Oh, as some have suggested, it is true that poor diet is more common amongst the lower socio-economic sections of the community. They lack the education about what it means to eat heathily. Often they are too lazy to bother to either learn or to make the effort to prepare healthy meals. They'd rather send the kids around to the local fish and chip shop and bring home $10 worth of chips and a few potato cakes to go with it.

    They also buy lower quality ingredients (cheaper) when preparing meals, too.

    I personally think that it's cynical that McDonalds is doing this. But if people choose to spend their money there, who are we to criticise and to deny them this choice?
  15. LOL out to the this POORER paying. At least in Richmond, we walk oast the bridge rd store (next to cop shop) and look in. Most of the customers are 'pricate school kids and 'rich looking business people. Hardly ever see 'hard up' commission himne people and from friends anecdotal (first hand) reports, most are selling *stuff* supplment their low income, so these low income people are most likely only $80K to $500K incomes.. Not bad for low income people ;)
  16. Oh man, I could soooo go a cheeseburger right about now.
  17. Trust me, people on lower incomes would have more to spend on good food if the bulk of their limited income wasn't already spent on booze, cigarettes, and gambling in the (vain) hope of turning a small amount of money into a big one.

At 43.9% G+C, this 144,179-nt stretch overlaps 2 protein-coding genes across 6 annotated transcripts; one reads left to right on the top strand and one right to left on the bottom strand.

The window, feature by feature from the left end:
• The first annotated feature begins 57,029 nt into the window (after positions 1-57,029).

18. What you say certainly has some merit, but beware of blanket statements like that. Not all low income families are smoking, drinking, gambling bogans. Just most. :) There are still people out there that are just poor and ignorant of healthy eating that fall prey to the Macca's methodology. Certainly they're in the minority, but don't just lump all poor people into your perceived losers basket.
  19. Oh man, I could soooo go for a cheeseburger and win on the pokies right about now.
  20. I prefaced my remark with the words 'trust me' for a good reason. A lifetime in Christian ministry, with people knocking at your door asking for help, tells you that a lot of poverty is completely self-inflicted.

    (That doesn't mean you don't help, incidentally, but when you've sat down with people and examined their income and expenditure and found out that HALF of the income goes on cigarettes alone, you do develop a helathy realism).